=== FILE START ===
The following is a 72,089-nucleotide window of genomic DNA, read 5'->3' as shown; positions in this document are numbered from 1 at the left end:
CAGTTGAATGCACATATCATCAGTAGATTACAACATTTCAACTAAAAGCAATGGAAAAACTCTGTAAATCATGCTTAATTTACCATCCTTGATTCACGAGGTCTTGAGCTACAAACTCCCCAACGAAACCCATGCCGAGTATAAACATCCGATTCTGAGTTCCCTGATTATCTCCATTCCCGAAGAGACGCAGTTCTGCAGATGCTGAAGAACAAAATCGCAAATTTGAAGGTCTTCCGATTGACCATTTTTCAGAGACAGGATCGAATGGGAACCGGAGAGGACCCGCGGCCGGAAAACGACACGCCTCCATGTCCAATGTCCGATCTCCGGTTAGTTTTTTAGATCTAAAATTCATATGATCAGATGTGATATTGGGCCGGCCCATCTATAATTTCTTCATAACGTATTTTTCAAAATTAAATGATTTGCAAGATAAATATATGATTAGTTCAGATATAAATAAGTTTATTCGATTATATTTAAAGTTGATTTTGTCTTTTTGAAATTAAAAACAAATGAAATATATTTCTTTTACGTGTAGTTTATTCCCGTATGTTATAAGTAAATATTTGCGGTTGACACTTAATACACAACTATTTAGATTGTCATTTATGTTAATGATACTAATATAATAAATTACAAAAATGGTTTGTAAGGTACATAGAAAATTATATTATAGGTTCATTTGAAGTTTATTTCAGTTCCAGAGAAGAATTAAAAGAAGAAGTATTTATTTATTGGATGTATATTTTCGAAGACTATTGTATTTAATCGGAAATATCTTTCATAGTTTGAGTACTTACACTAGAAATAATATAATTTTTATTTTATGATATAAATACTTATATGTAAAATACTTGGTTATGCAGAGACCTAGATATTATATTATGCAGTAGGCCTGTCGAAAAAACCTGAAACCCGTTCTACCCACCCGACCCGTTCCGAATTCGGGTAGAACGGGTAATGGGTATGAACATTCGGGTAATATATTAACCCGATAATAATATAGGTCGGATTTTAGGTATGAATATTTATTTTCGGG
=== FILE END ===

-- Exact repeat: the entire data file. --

The following is a 72,089-nucleotide window of genomic DNA, read 5'->3' as shown; positions in this document are numbered from 1 at the left end:
CAGTTGAATGCACATATCATCAGTAGATTACAACATTTCAACTAAAAGCAATGGAAAAACTCTGTAAATCATGCTTAATTTACCATCCTTGATTCACGAGGTCTTGAGCTACAAACTCCCCAACGAAACCCATGCCGAGTATAAACATCCGATTCTGAGTTCCCTGATTATCTCCATTCCCGAAGAGACGCAGTTCTGCAGATGCTGAAGAACAAAATCGCAAATTTGAAGGTCTTCCGATTGACCATTTTTCAGAGACAGGATCGAATGGGAACCGGAGAGGACCCGCGGCCGGAAAACGACACGCCTCCATGTCCAATGTCCGATCTCCGGTTAGTTTTTTAGATCTAAAATTCATATGATCAGATGTGATATTGGGCCGGCCCATCTATAATTTCTTCATAACGTATTTTTCAAAATTAAATGATTTGCAAGATAAATATATGATTAGTTCAGATATAAATAAGTTTATTCGATTATATTTAAAGTTGATTTTGTCTTTTTGAAATTAAAAACAAATGAAATATATTTCTTTTACGTGTAGTTTATTCCCGTATGTTATAAGTAAATATTTGCGGTTGACACTTAATACACAACTATTTAGATTGTCATTTATGTTAATGATACTAATATAATAAATTACAAAAATGGTTTGTAAGGTACATAGAAAATTATATTATAGGTTCATTTGAAGTTTATTTCAGTTCCAGAGAAGAATTAAAAGAAGAAGTATTTATTTATTGGATGTATATTTTCGAAGACTATTGTATTTAATCGGAAATATCTTTCATAGTTTGAGTACTTACACTAGAAATAATATAATTTTTATTTTATGATATAAATACTTATATGTAAAATACTTGGTTATGCAGAGACCTAGATATTATATTATGCAGTAGGCCTGTCGAAAAAACCTGAAACCCGTTCTACCCACCCGACCCGTTCCGAATTCGGGTAGAACGGGTAATGGGTATGAACATTCGGGTAATATATTAACCCGATAATAATATAGGTCGGATTTTAGGTATGAATATTTATTTTCGGG